Gains but no triumph for a far-right German party in local elections in an eastern state

BERLIN (AP) — The far-right Alternative for Germany made gains but failed to secure outright victories in local elections in an eastern state where the party is strong and its regional leader, one of the party's best-known figures, was recently convicted of knowingly using a Nazi slogan in a speech.

Sunday's elections at county and mayoral level in Thuringia come ahead of a state election on Sept. 1 in which Alternative for Germany's local leader, Björn Höcke, plans to run for the governor’s job.

Official results with about four-fifths of districts counted on Monday showed Alternative for Germany, or AfD, gaining nearly nine points compared with 2019 to take some 26% of the vote across the state in elections for councilors. However, it remained a little behind the center-right Christian Democratic Union, Germany's main national opposition party, whose support was more or less unchanged.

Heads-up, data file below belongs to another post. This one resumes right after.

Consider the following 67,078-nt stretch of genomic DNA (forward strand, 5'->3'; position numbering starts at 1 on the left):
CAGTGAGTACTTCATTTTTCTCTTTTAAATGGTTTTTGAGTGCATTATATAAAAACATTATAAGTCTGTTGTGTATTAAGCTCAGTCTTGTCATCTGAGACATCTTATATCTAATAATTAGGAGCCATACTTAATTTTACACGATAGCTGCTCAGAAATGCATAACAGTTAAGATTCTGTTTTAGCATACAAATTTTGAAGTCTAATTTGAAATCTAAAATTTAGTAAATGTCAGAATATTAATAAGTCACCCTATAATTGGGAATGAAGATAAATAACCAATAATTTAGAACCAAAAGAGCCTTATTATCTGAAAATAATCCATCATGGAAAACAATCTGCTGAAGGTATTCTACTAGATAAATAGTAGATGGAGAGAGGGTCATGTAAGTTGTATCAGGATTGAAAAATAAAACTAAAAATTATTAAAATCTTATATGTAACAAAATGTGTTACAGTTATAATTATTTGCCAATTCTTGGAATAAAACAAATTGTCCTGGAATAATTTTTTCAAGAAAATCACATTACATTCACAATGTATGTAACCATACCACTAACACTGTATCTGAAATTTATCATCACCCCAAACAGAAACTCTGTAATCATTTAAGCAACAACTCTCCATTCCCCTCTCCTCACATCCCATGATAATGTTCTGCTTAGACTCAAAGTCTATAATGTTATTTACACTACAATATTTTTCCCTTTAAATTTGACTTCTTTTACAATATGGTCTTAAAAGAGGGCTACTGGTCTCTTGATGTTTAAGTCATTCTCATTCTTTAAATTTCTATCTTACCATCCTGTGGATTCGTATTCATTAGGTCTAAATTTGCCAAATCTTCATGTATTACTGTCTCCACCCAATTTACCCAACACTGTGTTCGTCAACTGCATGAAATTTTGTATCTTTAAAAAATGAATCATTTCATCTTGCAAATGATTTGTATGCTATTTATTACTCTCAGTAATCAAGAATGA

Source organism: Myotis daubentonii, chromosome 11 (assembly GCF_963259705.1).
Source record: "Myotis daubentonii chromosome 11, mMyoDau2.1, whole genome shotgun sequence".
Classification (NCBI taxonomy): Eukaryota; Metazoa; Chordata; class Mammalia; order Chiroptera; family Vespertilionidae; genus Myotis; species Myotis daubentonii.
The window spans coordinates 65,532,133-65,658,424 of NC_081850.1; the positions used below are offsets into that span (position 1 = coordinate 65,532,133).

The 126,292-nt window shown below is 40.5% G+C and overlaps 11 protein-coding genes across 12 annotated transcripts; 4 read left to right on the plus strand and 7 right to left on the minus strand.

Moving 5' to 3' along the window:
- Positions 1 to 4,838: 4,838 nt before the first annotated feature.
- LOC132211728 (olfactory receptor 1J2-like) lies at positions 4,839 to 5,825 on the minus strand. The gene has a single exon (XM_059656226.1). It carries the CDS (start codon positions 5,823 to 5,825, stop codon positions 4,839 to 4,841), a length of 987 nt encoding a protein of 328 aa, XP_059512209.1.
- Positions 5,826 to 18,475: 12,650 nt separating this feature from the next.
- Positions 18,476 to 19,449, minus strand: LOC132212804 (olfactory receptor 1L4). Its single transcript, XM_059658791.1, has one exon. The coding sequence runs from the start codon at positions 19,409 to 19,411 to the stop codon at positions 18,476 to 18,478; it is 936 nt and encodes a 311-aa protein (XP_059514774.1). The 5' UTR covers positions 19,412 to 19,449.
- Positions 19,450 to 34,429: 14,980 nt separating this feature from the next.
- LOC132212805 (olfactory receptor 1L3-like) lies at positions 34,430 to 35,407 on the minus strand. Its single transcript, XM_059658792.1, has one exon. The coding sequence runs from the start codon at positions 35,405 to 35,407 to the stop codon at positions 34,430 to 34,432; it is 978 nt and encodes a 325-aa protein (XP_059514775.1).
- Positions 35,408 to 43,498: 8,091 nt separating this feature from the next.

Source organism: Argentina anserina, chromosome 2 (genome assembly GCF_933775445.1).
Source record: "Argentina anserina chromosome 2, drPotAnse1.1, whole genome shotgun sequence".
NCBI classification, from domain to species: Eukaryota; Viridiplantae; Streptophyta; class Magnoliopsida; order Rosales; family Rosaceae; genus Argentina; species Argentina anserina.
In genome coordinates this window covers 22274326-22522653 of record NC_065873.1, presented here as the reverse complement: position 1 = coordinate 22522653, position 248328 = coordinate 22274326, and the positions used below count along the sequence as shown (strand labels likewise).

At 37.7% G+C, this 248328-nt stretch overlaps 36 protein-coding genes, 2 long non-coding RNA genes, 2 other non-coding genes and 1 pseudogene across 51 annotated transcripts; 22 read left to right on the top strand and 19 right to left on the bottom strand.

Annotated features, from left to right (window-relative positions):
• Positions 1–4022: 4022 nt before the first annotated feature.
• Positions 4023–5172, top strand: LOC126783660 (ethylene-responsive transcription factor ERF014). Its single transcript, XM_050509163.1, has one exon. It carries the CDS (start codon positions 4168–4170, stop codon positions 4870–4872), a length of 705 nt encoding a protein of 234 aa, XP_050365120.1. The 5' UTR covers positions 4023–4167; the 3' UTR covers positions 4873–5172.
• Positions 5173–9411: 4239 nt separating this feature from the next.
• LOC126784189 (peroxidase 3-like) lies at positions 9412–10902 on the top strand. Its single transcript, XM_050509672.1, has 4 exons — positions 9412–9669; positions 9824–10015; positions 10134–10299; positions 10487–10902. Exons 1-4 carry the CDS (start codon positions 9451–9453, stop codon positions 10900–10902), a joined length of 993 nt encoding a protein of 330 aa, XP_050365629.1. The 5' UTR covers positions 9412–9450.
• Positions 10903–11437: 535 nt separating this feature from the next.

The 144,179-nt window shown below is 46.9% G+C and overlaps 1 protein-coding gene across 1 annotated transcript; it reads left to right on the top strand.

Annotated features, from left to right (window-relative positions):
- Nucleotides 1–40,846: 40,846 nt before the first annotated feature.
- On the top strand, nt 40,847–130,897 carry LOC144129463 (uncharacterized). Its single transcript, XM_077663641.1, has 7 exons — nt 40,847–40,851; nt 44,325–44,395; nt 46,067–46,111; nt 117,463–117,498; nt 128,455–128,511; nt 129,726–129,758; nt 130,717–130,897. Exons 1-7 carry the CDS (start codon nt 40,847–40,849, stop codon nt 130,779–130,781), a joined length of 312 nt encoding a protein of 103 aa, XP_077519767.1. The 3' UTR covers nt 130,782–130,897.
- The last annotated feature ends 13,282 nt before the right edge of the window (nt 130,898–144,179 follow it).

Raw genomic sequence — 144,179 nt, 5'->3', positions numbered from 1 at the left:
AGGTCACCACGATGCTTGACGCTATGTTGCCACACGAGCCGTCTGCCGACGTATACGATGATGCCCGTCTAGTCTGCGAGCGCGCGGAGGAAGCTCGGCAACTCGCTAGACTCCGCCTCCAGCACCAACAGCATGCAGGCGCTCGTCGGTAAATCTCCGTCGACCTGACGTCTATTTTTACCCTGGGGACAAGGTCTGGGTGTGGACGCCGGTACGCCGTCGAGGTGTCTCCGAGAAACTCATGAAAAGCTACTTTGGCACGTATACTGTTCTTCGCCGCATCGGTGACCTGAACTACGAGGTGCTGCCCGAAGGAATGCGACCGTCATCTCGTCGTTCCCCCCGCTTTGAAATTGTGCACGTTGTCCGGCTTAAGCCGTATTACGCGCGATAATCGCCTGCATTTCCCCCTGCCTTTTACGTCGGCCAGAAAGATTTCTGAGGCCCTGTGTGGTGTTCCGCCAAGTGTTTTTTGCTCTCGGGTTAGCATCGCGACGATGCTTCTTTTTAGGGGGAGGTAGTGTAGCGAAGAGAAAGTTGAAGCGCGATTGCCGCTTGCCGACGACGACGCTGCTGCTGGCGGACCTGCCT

Nine AfD candidates either qualified for runoff votes on June 9 or appeared set to, largely against CDU rivals, though there was only one county where the far-right party enjoyed a small lead going into the runoff vote for head of the local administration.

Thuringia is the state where AfD won its first county leadership post, nearly a year ago.

Observers suspect AfD is likely to lose the runoff votes as mainstream parties' supporters give their votes to its rivals. While it has built a strong core of support, AfD has had a turbulent few weeks, partly a result of scandals surrounding its lead candidate for next month's European Parliament election.

Earlier this month, a court ruled that Höcke, an influential figure on the party's hard right, knowingly used a Nazi slogan in a 2021 speech and ordered him to pay a fine totaling 13,000 euros (about $14,100). His lawyers are appealing.